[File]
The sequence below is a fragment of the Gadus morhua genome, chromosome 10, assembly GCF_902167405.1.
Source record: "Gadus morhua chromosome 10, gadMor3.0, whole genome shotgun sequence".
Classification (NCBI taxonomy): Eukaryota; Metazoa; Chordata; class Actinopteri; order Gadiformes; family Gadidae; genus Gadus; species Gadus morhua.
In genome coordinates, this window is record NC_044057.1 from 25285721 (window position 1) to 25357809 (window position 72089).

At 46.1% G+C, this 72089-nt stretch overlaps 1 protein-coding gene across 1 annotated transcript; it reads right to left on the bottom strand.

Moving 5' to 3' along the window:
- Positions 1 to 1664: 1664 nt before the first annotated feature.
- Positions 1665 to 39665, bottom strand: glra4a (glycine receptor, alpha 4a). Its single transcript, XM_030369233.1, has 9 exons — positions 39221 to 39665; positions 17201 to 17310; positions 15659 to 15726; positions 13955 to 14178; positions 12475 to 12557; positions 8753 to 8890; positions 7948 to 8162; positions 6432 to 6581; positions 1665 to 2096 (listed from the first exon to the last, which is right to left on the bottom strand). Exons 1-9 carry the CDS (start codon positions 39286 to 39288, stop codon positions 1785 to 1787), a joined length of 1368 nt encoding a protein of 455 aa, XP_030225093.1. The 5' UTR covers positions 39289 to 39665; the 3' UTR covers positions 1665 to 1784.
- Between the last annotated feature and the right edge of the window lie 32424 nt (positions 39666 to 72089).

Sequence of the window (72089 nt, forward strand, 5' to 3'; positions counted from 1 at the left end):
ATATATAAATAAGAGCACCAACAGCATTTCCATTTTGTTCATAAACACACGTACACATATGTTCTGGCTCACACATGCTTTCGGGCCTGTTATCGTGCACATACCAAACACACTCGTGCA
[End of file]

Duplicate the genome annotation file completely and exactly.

The sequence below is a fragment of the Gadus morhua genome, chromosome 10, assembly GCF_902167405.1.
Source record: "Gadus morhua chromosome 10, gadMor3.0, whole genome shotgun sequence".
Classification (NCBI taxonomy): Eukaryota; Metazoa; Chordata; class Actinopteri; order Gadiformes; family Gadidae; genus Gadus; species Gadus morhua.
In genome coordinates, this window is record NC_044057.1 from 25285721 (window position 1) to 25357809 (window position 72089).

At 46.1% G+C, this 72089-nt stretch overlaps 1 protein-coding gene across 1 annotated transcript; it reads right to left on the bottom strand.

Moving 5' to 3' along the window:
- Positions 1 to 1664: 1664 nt before the first annotated feature.
- Positions 1665 to 39665, bottom strand: glra4a (glycine receptor, alpha 4a). Its single transcript, XM_030369233.1, has 9 exons — positions 39221 to 39665; positions 17201 to 17310; positions 15659 to 15726; positions 13955 to 14178; positions 12475 to 12557; positions 8753 to 8890; positions 7948 to 8162; positions 6432 to 6581; positions 1665 to 2096 (listed from the first exon to the last, which is right to left on the bottom strand). Exons 1-9 carry the CDS (start codon positions 39286 to 39288, stop codon positions 1785 to 1787), a joined length of 1368 nt encoding a protein of 455 aa, XP_030225093.1. The 5' UTR covers positions 39289 to 39665; the 3' UTR covers positions 1665 to 1784.
- Between the last annotated feature and the right edge of the window lie 32424 nt (positions 39666 to 72089).

Sequence of the window (72089 nt, forward strand, 5' to 3'; positions counted from 1 at the left end):
ATATATAAATAAGAGCACCAACAGCATTTCCATTTTGTTCATAAACACACGTACACATATGTTCTGGCTCACACATGCTTTCGGGCCTGTTATCGTGCACATACCAAACACACTCGTGCA